2013 CTSI Annual Pilot Awards to Improve the Conduct of Research
To facilitate the development, conduct or analysis of clinical & translational research
New posts and comments will not be accepted.
CTSI sponsored awards of up to $50,000 to the UCSF Campus Community and CTSI Affiliate Organizations for ideas to improve the design, conduct, or analysis of translational research.
Four projects were awarded funding from among 27 proposals.
Search Engine to Directly Access EHRs without Data Warehouses or Loss of Unstructured Data
1. Rationale Modern basic science rewards large papers in highly cited journals. However, it is difficult for translational and clinical researchers to assess the quality of a basic science paper. A proxy is the number of citations, but that is a very inaccurate measure; some papers that cannot be replicated have hundreds of citations. Given the lack of safeguards ensuring publication quality, the intense competition to produce high profile publications incentivizes publication bias (i.e.
Application Management System
Testing new Web-based software for increasing the speed of knowledge creation from translational and inter-disciplinary projects.
NB: This Pilot proposal deals with several completely new ideas and related terminology. To obtain explanations of these new ideas and terminology, please use the inserted Links to jump to WebSites, for descriptive information, and examples.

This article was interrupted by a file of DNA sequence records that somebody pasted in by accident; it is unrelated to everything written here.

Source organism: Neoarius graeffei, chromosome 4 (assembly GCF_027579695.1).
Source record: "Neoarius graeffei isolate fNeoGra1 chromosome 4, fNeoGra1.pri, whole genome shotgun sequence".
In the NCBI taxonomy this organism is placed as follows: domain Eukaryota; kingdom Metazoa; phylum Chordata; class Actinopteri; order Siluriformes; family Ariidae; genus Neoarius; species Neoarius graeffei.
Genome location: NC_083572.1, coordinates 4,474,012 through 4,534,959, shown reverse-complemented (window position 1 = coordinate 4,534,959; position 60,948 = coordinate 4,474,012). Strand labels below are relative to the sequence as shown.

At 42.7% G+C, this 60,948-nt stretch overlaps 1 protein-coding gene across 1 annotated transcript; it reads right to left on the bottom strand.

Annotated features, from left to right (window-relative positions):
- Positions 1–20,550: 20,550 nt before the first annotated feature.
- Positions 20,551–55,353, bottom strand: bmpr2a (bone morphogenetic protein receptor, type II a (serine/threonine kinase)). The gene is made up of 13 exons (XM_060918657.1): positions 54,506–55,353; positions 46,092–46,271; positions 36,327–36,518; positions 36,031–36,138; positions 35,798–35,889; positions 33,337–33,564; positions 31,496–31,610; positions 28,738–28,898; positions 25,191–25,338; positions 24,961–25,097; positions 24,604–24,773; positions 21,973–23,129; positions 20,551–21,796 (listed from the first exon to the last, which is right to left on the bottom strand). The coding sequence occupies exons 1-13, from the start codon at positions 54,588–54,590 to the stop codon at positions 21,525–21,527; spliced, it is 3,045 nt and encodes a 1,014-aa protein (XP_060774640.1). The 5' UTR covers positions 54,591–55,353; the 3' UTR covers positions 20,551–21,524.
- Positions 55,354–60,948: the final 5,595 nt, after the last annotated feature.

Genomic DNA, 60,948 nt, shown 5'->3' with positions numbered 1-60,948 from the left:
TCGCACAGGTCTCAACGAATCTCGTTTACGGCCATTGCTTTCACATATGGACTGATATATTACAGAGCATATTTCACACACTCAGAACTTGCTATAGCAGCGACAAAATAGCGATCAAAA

Rationale: One major hurdle faculty face in preparing grant proposals is in the drafting of the non-scientific components—that is, the Resource & Facilities, Resource Sharing Plan, biosketch personal statements, letters of support, and other regulatory sections (e.g., human subjects and vertebrate animals); this is especially true in the preparation of complex, multi-investigator and multi-institutional, Center-type grant proposals.
Development of an Inter-departmental Shared Research Assistant Support Program for Translational Research
Rationale: This proposal is based on two premises: First, it is well known that consecutive sampling is preferable to convenience sampling for essentially all prospective enrollment studies. One of the greatest obstacles to implementation of consecutive patient sampling, however, is the need to have 24/7 research assistant (RA) support for patient identification, enrollment, and data collection. Payment for RA support thereby commonly consumes over half of grant budgets for prospective studies, often rendering potentially meaningful studies impractical.